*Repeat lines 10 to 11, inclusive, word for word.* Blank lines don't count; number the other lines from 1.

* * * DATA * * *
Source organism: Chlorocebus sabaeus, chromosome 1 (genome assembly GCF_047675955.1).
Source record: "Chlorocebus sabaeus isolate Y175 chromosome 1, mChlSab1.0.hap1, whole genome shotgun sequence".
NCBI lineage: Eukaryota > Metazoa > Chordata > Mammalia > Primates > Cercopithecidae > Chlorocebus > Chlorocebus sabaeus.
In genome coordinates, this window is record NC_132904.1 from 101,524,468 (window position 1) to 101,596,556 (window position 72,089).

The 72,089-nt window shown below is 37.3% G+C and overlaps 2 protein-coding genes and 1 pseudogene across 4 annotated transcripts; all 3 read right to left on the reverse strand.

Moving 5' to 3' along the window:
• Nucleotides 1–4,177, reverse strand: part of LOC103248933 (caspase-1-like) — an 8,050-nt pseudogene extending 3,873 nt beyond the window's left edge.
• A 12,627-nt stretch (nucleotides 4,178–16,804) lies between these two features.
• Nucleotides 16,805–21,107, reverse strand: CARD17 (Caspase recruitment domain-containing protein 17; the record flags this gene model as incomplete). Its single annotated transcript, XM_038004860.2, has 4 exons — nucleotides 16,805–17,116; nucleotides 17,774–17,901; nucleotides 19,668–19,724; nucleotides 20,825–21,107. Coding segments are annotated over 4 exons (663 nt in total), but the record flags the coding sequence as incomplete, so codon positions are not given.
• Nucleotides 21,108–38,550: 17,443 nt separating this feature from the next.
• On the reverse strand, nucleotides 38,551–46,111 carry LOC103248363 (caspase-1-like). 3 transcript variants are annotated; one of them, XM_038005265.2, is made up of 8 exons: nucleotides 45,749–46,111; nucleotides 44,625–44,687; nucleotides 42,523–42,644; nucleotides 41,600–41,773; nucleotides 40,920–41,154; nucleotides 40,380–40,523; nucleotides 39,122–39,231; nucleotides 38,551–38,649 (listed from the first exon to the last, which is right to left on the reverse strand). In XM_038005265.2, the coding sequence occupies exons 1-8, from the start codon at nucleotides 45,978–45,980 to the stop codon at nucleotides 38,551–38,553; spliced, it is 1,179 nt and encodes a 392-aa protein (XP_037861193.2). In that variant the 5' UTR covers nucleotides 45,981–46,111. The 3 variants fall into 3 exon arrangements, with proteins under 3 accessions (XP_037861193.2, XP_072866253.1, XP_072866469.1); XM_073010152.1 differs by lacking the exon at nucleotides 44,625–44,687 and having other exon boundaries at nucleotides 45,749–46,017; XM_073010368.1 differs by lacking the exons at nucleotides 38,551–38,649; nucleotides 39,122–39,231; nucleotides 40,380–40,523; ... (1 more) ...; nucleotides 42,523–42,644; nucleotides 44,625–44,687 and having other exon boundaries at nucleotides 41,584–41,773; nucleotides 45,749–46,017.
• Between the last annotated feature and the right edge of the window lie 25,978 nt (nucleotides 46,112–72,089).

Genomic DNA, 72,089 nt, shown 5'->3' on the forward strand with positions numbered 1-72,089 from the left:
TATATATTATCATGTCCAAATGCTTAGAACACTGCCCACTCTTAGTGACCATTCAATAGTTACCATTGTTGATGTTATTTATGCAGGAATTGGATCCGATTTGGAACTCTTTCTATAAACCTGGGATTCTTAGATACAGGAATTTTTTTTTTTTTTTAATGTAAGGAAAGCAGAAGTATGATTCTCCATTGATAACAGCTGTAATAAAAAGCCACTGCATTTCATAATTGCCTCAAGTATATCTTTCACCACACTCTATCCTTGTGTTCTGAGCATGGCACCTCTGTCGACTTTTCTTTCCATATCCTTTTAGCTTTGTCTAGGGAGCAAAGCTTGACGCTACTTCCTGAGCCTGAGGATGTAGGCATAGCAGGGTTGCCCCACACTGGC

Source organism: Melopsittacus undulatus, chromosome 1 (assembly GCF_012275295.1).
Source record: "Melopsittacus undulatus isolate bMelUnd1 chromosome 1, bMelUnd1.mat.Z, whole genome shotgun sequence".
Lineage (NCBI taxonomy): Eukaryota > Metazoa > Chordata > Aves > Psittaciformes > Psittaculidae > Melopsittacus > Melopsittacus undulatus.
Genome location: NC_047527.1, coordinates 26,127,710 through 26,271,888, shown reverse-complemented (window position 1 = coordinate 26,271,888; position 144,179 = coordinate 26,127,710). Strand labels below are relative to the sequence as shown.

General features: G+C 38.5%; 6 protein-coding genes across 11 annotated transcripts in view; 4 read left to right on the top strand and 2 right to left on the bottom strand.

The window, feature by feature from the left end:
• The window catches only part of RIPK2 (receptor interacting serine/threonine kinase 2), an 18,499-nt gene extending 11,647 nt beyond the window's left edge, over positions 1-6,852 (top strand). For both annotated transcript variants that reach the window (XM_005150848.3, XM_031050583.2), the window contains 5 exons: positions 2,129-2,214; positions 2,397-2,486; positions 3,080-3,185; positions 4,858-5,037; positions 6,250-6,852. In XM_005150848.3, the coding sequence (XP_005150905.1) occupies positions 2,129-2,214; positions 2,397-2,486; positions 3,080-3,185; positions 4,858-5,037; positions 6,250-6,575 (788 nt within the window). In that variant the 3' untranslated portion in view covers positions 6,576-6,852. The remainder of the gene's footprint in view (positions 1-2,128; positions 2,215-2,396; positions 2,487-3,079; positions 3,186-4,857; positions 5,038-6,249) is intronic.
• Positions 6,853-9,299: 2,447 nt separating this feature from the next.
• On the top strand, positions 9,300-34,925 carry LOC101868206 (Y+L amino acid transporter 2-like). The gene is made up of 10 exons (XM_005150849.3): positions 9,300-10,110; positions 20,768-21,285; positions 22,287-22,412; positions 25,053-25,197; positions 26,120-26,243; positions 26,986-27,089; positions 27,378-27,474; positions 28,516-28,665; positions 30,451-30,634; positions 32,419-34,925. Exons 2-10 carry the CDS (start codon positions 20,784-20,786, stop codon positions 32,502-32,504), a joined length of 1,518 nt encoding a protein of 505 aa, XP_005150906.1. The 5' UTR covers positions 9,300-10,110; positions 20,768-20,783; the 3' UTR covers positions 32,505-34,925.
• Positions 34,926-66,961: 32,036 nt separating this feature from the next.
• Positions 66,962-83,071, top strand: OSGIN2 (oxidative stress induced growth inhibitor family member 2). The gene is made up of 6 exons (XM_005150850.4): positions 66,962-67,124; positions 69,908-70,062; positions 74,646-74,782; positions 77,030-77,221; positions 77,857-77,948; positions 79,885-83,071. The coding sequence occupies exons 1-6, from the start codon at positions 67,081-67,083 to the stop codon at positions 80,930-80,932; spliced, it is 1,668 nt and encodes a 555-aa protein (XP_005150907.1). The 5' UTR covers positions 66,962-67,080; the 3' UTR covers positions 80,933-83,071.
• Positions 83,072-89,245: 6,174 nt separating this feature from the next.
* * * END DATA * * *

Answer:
• Nucleotides 21,108–38,550: 17,443 nt separating this feature from the next.
• On the reverse strand, nucleotides 38,551–46,111 carry LOC103248363 (caspase-1-like). 3 transcript variants are annotated; one of them, XM_038005265.2, is made up of 8 exons: nucleotides 45,749–46,111; nucleotides 44,625–44,687; nucleotides 42,523–42,644; nucleotides 41,600–41,773; nucleotides 40,920–41,154; nucleotides 40,380–40,523; nucleotides 39,122–39,231; nucleotides 38,551–38,649 (listed from the first exon to the last, which is right to left on the reverse strand). In XM_038005265.2, the coding sequence occupies exons 1-8, from the start codon at nucleotides 45,978–45,980 to the stop codon at nucleotides 38,551–38,553; spliced, it is 1,179 nt and encodes a 392-aa protein (XP_037861193.2). In that variant the 5' UTR covers nucleotides 45,981–46,111. The 3 variants fall into 3 exon arrangements, with proteins under 3 accessions (XP_037861193.2, XP_072866253.1, XP_072866469.1); XM_073010152.1 differs by lacking the exon at nucleotides 44,625–44,687 and having other exon boundaries at nucleotides 45,749–46,017; XM_073010368.1 differs by lacking the exons at nucleotides 38,551–38,649; nucleotides 39,122–39,231; nucleotides 40,380–40,523; ... (1 more) ...; nucleotides 42,523–42,644; nucleotides 44,625–44,687 and having other exon boundaries at nucleotides 41,584–41,773; nucleotides 45,749–46,017.